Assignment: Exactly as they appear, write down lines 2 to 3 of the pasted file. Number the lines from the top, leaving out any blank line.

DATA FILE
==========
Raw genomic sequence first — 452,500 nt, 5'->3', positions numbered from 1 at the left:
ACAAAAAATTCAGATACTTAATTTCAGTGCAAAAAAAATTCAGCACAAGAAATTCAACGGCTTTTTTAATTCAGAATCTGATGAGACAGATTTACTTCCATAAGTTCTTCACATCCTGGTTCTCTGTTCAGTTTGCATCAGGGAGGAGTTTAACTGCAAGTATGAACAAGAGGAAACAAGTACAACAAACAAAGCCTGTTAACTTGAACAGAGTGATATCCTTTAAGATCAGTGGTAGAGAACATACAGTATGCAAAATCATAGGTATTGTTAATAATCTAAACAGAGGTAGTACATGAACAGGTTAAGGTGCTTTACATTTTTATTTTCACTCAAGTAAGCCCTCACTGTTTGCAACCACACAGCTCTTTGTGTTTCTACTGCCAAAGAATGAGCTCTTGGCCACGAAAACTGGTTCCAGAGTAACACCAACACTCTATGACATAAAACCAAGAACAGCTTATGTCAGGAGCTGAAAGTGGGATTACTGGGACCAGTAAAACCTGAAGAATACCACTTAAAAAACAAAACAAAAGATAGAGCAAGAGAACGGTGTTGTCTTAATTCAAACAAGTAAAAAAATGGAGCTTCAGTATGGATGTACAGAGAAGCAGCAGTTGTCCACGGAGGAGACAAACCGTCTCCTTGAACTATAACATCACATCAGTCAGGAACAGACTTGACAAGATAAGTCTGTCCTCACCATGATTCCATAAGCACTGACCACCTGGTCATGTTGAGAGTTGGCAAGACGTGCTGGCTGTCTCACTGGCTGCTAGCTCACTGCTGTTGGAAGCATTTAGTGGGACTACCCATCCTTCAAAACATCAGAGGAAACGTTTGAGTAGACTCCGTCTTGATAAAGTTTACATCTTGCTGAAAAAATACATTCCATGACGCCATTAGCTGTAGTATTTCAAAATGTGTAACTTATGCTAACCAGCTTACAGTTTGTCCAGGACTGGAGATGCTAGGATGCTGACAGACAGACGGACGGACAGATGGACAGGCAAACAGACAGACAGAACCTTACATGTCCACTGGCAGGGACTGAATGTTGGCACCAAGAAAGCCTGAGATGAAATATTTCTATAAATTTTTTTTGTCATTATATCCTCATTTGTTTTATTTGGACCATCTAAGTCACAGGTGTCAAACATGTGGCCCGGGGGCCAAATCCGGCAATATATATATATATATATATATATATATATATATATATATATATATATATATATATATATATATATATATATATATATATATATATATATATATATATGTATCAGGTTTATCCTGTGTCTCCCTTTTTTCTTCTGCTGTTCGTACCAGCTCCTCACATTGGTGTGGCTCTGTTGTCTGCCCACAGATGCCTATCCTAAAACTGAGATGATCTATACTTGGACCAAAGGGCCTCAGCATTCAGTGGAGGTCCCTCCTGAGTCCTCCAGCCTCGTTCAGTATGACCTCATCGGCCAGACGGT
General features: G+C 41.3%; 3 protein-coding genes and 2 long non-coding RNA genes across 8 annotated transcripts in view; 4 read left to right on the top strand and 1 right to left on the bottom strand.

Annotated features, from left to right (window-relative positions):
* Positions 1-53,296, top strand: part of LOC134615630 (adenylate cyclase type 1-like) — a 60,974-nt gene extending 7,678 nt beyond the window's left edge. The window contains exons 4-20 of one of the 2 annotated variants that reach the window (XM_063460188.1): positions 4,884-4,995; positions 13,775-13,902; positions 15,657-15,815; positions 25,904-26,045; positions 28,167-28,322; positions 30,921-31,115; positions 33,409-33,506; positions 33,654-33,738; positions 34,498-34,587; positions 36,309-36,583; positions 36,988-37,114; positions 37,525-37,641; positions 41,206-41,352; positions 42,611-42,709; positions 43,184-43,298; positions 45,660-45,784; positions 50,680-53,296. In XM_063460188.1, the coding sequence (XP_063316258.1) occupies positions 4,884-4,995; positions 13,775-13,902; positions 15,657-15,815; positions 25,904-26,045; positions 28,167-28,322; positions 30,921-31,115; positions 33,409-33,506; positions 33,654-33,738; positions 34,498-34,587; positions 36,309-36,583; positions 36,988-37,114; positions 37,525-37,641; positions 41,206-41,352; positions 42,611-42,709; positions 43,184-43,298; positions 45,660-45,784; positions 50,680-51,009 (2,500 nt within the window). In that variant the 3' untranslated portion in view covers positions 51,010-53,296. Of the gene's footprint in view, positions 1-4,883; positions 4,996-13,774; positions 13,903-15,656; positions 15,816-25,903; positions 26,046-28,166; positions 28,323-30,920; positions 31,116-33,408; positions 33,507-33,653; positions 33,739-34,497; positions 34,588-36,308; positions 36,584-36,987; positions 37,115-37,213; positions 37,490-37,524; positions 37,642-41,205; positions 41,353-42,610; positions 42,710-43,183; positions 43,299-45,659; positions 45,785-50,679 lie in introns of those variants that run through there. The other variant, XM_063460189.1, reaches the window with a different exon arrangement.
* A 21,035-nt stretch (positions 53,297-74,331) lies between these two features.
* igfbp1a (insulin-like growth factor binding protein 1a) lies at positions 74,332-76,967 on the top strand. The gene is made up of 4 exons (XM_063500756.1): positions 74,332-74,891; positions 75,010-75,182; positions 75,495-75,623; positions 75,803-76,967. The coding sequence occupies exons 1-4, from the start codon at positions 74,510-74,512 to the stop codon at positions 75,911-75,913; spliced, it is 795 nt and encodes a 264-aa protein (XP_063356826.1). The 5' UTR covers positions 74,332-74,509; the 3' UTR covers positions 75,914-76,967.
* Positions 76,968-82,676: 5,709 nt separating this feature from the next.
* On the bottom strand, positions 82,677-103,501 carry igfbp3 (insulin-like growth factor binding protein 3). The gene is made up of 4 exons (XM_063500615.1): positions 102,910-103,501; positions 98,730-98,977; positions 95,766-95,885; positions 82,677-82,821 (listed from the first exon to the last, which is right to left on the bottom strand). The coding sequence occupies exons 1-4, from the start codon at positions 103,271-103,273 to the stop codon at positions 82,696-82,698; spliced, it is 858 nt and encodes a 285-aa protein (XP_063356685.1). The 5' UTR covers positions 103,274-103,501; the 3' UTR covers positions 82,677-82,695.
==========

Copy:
ACAAAAAATTCAGATACTTAATTTCAGTGCAAAAAAAATTCAGCACAAGAAATTCAACGGCTTTTTTAATTCAGAATCTGATGAGACAGATTTACTTCCATAAGTTCTTCACATCCTGGTTCTCTGTTCAGTTTGCATCAGGGAGGAGTTTAACTGCAAGTATGAACAAGAGGAAACAAGTACAACAAACAAAGCCTGTTAACTTGAACAGAGTGATATCCTTTAAGATCAGTGGTAGAGAACATACAGTATGCAAAATCATAGGTATTGTTAATAATCTAAACAGAGGTAGTACATGAACAGGTTAAGGTGCTTTACATTTTTATTTTCACTCAAGTAAGCCCTCACTGTTTGCAACCACACAGCTCTTTGTGTTTCTACTGCCAAAGAATGAGCTCTTGGCCACGAAAACTGGTTCCAGAGTAACACCAACACTCTATGACATAAAACCAAGAACAGCTTATGTCAGGAGCTGAAAGTGGGATTACTGGGACCAGTAAAACCTGAAGAATACCACTTAAAAAACAAAACAAAAGATAGAGCAAGAGAACGGTGTTGTCTTAATTCAAACAAGTAAAAAAATGGAGCTTCAGTATGGATGTACAGAGAAGCAGCAGTTGTCCACGGAGGAGACAAACCGTCTCCTTGAACTATAACATCACATCAGTCAGGAACAGACTTGACAAGATAAGTCTGTCCTCACCATGATTCCATAAGCACTGACCACCTGGTCATGTTGAGAGTTGGCAAGACGTGCTGGCTGTCTCACTGGCTGCTAGCTCACTGCTGTTGGAAGCATTTAGTGGGACTACCCATCCTTCAAAACATCAGAGGAAACGTTTGAGTAGACTCCGTCTTGATAAAGTTTACATCTTGCTGAAAAAATACATTCCATGACGCCATTAGCTGTAGTATTTCAAAATGTGTAACTTATGCTAACCAGCTTACAGTTTGTCCAGGACTGGAGATGCTAGGATGCTGACAGACAGACGGACGGACAGATGGACAGGCAAACAGACAGACAGAACCTTACATGTCCACTGGCAGGGACTGAATGTTGGCACCAAGAAAGCCTGAGATGAAATATTTCTATAAATTTTTTTTGTCATTATATCCTCATTTGTTTTATTTGGACCATCTAAGTCACAGGTGTCAAACATGTGGCCCGGGGGCCAAATCCGGCAATATATATATATATATATATATATATATATATATATATATATATATATATATATATATATATATATATATATATATATATATATATATATATATATATGTATCAGGTTTATCCTGTGTCTCCCTTTTTTCTTCTGCTGTTCGTACCAGCTCCTCACATTGGTGTGGCTCTGTTGTCTGCCCACAGATGCCTATCCTAAAACTGAGATGATCTATACTTGGACCAAAGGGCCTCAGCATTCAGTGGAGGTCCCTCCTGAGTCCTCCAGCCTCGTTCAGTATGACCTCATCGGCCAGACGGT
General features: G+C 41.3%; 3 protein-coding genes and 2 long non-coding RNA genes across 8 annotated transcripts in view; 4 read left to right on the top strand and 1 right to left on the bottom strand.